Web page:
The following is a collection of excerpts from Emotional Intelligence by Daniel Goleman, pages 294 to 296.

The rational mind usually does not decide what emotions we “should” have. Instead, our fellings typcially come to us as a fait accompli. What the raiontal mind can ordinarily control is the course of those reactions. A few exceptions aside, we do not decide when to be made, sad, and so on.

A Symbolic, Childlike Reality

The logic of the emotional mind is associative; it takes elements that symbolize a reality, or trigger a memory of it, to be the same as that reality. That is why similes, metaphors, and images speak directly to the emotional mind, as do the arts.

If the emotional mind follows this logic and its rules, with one element standing for another, things need not necessarily be defined by their objective identity: what matters is how they are perceived; things are as they seem. What something reminds us of can be far more important than what it “is.” Indeed, in emotional life, identities can be like a hologram in the sense that a single part evokes a whole. As Seymour Epstein points out, while the rational mind makes logical connections between causes and effects, the emotional mind is indiscriminate, connecting things that merely have similar striking features. Read on »

emotional coaching

Mastery in the emotional domain is especially difficult because skills need to be acquired when people are usually least able to take in new information and learn new habits of response – when they are upset. Coaching in these moments helps.

“Anyone, adult or fifth grader, needs some help being a self-observer when they’re so upset,” Jo-An Varga [Self Science teacher] points out. “Your heart is pounding, your hands are sweaty, you’re jittery, and you’re trying to listen clearly while keeping your own self-control to get through it without screaming, blaming or clamming up in defensiveness.”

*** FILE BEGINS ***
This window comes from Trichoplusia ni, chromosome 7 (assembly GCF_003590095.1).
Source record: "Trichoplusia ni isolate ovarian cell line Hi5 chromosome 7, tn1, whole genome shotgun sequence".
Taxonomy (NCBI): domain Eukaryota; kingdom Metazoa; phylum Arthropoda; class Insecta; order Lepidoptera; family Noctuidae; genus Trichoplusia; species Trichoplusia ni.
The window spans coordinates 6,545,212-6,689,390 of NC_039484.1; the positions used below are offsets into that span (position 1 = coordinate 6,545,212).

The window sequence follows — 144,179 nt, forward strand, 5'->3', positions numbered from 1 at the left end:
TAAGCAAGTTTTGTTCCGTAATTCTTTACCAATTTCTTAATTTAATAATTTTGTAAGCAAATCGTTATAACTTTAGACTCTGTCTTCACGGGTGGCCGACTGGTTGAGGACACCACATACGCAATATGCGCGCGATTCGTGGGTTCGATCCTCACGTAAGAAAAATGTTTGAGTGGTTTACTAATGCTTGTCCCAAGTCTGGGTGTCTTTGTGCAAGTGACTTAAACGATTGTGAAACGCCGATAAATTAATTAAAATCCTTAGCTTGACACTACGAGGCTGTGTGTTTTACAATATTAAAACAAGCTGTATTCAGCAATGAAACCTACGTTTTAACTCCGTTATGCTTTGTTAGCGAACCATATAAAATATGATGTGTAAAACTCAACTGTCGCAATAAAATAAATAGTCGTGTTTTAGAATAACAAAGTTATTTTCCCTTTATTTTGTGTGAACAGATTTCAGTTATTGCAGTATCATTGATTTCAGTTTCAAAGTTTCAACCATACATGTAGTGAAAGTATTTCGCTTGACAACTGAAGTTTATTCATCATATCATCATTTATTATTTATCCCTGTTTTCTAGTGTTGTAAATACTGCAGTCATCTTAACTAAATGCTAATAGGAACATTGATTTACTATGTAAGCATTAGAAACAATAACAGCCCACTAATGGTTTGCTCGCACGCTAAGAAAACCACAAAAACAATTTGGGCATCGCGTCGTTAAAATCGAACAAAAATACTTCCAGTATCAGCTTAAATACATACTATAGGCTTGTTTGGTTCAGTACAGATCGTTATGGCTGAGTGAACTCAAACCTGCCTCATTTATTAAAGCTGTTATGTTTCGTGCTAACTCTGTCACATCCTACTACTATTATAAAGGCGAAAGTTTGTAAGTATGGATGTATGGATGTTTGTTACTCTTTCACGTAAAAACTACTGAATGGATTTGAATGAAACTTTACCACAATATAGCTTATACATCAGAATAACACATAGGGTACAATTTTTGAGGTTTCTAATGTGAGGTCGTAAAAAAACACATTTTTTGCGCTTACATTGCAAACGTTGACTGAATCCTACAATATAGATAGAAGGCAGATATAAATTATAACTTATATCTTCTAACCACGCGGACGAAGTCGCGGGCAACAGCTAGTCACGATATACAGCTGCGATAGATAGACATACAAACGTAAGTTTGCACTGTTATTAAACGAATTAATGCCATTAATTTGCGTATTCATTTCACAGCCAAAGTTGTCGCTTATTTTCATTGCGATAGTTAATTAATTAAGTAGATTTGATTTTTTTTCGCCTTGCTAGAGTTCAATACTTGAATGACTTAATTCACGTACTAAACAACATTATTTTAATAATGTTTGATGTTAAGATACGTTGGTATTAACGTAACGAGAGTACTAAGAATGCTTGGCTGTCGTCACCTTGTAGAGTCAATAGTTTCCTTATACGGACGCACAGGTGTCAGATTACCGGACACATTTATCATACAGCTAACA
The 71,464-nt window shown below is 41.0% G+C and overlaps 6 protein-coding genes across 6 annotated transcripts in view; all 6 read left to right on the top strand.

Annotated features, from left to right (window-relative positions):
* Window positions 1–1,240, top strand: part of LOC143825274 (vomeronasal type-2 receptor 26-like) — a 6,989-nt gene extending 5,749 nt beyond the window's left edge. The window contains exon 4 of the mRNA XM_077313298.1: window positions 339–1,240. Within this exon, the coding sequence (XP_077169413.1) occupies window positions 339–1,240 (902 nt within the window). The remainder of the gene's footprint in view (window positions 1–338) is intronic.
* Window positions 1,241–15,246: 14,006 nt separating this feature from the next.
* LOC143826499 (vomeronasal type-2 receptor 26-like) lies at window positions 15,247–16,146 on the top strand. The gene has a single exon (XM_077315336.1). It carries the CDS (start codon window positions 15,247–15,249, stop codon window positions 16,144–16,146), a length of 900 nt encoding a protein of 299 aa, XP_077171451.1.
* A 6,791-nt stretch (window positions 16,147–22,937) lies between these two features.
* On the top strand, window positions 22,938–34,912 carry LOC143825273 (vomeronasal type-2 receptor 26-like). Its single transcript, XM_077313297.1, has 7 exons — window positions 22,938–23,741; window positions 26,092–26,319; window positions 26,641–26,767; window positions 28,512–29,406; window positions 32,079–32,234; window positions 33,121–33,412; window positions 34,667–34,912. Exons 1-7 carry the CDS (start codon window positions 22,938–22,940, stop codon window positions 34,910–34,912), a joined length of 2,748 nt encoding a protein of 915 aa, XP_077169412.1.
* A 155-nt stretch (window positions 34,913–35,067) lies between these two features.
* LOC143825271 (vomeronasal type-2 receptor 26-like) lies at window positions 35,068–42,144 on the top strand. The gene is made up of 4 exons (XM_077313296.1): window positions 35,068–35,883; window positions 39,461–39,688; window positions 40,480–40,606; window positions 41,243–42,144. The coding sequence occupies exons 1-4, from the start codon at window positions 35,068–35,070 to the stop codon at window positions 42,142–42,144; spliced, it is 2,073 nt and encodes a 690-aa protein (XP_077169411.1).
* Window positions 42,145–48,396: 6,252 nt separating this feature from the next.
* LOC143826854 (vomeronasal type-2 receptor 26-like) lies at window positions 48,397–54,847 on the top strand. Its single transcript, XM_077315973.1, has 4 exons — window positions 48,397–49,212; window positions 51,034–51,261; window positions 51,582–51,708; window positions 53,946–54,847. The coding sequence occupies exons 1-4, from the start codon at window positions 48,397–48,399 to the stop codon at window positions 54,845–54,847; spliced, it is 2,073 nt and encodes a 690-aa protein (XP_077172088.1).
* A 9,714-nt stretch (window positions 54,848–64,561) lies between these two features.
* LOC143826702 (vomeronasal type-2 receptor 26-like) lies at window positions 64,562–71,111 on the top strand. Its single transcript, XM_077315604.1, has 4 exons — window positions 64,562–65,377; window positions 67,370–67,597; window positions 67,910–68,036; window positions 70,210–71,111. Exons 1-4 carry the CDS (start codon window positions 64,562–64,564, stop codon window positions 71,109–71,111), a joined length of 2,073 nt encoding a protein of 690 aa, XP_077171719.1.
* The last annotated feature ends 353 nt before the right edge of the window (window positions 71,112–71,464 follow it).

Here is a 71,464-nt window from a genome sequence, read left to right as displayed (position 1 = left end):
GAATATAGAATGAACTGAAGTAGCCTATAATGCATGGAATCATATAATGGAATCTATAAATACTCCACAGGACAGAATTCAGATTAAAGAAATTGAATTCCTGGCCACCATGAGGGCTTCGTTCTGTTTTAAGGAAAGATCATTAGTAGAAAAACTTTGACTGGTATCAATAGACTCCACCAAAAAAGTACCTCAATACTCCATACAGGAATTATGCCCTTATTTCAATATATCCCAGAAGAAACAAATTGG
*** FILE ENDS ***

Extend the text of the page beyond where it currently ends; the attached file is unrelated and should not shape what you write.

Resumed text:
– Daniel Goleman, Emotional Intelligence, pg 266

morale or bust

December 24, 2008

I was a players coach and it got me fired, but they’re the best. And if you don’t have the players going for you… as Napoleon said, if you don’t have morale, you’ve got nothing.

 – Don Cherry

Quoted from The Hour with George Stroumboulopoulos Video Podcast December 15 2008

I mean what I say

George Stroumboulopoulos talking with Don Cherry:

GS: I heard you once say, nothing you say, you haven’t thought about. So, if you ever get fired because you say something, you know exactly when you’re crossing the line.

DC: Absolutely. I can’t say, “well, just slip of tongue” because when I say it, I mean it. And if I go, I go. But I can’t say, “well, gee, I didn’t mean that.” So, I know what I’m saying.

Quoted from The Hour with George Stroumboulopoulos Video Podcast December 15 2008

fantasy vs. reality

Free market capitalism is as much a fantasy as Marxism. And it’s fascinating to talk to people who believe in free markets — it’s exactly like talking to a Marxist — because when everything’s screwed up, it’s because it wasn’t pure enough; The free markets were a disaster because they weren’t free enough.

 – Larry Beinhart

Larry Beinhart is the author whose book became the movie Wag the Dog.

Quoted from The Hour with George Stroumboulopoulos Video Podcast December 11 2008